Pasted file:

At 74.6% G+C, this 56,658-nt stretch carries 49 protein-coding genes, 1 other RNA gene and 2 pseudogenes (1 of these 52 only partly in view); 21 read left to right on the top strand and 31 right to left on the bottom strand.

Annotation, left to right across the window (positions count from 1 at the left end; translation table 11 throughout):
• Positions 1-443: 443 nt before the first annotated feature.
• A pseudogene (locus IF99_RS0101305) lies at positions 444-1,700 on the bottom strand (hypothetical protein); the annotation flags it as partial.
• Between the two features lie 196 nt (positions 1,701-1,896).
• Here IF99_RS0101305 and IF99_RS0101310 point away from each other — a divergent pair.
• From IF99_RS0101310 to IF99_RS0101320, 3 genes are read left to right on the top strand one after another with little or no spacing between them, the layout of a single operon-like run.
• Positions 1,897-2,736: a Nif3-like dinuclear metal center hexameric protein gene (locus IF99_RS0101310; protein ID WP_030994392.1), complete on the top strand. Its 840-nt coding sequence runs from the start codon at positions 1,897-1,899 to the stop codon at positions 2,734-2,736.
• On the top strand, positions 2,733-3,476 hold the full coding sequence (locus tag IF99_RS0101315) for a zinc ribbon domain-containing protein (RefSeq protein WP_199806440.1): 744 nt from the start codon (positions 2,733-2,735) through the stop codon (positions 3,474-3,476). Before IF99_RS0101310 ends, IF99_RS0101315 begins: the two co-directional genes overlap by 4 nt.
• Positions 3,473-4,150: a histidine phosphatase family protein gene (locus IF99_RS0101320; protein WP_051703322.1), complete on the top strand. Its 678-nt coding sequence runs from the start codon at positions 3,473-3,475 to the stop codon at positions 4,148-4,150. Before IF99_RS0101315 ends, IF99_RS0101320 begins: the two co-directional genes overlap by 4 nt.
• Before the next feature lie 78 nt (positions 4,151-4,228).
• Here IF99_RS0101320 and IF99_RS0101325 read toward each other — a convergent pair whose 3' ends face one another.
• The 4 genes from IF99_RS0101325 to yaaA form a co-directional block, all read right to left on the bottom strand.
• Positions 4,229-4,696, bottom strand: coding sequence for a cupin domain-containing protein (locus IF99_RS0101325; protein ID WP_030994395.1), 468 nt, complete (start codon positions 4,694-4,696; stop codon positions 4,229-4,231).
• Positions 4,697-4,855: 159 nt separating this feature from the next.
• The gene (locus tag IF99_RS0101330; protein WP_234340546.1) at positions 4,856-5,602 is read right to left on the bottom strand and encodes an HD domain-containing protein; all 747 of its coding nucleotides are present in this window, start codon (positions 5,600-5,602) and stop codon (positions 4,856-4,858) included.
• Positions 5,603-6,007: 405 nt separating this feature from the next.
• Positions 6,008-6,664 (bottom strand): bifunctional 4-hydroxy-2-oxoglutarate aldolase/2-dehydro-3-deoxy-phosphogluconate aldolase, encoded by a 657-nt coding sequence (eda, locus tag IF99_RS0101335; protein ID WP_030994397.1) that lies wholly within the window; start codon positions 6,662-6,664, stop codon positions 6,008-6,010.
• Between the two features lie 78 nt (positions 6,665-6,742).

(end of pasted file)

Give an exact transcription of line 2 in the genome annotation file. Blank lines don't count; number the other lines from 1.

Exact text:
Annotation, left to right across the window (positions count from 1 at the left end; translation table 11 throughout):